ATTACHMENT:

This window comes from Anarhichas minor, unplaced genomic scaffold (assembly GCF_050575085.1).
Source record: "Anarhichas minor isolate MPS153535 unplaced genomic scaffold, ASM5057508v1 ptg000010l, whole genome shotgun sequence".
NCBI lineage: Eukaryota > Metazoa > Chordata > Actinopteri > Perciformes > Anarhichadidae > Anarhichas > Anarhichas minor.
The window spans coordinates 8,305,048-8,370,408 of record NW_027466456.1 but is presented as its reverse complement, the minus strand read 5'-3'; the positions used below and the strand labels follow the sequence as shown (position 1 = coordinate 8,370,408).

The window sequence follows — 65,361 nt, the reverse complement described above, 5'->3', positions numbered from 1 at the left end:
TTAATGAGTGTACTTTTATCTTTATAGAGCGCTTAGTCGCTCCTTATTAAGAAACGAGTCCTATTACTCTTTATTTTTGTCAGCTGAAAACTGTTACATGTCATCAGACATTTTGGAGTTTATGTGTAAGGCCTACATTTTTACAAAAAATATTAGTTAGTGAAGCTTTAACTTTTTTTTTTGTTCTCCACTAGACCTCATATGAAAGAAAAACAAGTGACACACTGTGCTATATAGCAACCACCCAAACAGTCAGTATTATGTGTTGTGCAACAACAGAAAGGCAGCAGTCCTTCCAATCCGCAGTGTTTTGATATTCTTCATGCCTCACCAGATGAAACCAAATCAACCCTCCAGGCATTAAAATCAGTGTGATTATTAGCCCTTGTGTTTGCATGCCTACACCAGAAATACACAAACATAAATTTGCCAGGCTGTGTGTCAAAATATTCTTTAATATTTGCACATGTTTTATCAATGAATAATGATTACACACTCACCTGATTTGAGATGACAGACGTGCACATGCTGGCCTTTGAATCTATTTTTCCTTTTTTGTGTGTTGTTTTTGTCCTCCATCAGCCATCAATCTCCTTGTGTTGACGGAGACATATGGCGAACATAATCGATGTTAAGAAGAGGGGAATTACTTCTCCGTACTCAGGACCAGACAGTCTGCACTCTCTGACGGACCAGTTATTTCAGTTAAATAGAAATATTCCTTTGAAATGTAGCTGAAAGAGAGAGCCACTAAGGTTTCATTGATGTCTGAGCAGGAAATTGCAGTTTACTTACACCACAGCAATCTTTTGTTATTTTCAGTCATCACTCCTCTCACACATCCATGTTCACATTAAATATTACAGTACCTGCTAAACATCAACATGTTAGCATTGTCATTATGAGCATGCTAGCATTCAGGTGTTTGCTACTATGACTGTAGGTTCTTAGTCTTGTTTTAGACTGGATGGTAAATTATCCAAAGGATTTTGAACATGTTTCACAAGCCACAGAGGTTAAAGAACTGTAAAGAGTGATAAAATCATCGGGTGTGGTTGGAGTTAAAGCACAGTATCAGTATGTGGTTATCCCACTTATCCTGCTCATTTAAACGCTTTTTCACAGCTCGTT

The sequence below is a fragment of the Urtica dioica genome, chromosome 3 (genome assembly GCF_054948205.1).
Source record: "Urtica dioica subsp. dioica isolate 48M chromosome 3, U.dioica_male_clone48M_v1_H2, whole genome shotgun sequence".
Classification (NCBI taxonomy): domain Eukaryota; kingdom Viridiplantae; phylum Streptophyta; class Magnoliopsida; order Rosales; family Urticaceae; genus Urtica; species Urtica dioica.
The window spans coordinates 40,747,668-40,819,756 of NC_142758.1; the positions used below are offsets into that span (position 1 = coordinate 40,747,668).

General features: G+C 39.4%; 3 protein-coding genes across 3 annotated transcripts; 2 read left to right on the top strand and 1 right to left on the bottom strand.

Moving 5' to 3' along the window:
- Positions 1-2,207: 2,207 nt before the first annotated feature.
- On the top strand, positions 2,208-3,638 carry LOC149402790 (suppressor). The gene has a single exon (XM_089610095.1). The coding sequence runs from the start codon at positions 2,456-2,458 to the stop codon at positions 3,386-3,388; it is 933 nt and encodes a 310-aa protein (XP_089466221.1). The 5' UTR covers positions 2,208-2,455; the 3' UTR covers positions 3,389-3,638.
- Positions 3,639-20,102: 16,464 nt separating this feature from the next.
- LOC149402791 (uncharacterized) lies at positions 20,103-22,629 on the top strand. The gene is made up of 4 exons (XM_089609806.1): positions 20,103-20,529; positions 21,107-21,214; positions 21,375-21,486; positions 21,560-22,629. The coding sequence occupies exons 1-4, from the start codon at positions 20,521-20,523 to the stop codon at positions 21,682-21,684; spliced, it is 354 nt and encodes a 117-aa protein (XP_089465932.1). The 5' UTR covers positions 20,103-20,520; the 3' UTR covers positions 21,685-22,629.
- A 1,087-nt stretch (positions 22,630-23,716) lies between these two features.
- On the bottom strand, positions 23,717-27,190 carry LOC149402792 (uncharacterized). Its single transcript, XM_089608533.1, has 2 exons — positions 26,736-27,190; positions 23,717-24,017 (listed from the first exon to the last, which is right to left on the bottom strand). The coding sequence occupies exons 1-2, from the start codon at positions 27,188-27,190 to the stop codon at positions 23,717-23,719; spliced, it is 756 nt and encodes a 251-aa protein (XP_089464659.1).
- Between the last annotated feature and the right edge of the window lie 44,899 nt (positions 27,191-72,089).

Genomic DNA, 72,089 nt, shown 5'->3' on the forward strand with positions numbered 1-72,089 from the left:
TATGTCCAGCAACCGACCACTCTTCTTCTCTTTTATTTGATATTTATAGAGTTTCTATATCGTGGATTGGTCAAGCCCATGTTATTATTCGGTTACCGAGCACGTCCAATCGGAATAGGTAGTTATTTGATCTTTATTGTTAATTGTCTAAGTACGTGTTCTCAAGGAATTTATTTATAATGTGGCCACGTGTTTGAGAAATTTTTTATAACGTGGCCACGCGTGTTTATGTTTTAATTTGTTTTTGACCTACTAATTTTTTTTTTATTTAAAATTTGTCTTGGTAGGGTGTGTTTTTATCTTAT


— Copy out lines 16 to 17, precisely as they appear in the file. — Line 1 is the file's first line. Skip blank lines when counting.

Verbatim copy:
- LOC149402791 (uncharacterized) lies at positions 20,103-22,629 on the top strand. The gene is made up of 4 exons (XM_089609806.1): positions 20,103-20,529; positions 21,107-21,214; positions 21,375-21,486; positions 21,560-22,629. The coding sequence occupies exons 1-4, from the start codon at positions 20,521-20,523 to the stop codon at positions 21,682-21,684; spliced, it is 354 nt and encodes a 117-aa protein (XP_089465932.1). The 5' UTR covers positions 20,103-20,520; the 3' UTR covers positions 21,685-22,629.
- A 1,087-nt stretch (positions 22,630-23,716) lies between these two features.